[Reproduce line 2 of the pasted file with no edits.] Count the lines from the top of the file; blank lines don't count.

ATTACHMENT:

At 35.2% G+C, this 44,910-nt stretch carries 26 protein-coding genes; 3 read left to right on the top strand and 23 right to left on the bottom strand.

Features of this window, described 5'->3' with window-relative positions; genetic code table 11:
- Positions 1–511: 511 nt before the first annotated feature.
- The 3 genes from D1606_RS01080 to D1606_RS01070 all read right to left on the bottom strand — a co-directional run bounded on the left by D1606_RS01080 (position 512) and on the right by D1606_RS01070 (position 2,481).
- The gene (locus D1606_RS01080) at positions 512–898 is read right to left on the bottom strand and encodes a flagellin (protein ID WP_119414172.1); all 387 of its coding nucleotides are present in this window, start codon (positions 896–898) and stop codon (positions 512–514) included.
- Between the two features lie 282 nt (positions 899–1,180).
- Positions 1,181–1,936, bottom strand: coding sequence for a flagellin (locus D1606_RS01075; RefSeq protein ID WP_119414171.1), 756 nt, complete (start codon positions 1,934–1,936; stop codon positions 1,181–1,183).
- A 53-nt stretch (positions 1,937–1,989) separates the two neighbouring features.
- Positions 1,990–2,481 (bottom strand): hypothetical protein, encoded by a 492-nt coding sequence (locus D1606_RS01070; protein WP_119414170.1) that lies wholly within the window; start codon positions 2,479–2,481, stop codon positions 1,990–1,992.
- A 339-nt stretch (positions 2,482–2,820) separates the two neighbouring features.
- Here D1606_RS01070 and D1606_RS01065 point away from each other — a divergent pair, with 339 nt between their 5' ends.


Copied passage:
Features of this window, described 5'->3' with window-relative positions; genetic code table 11: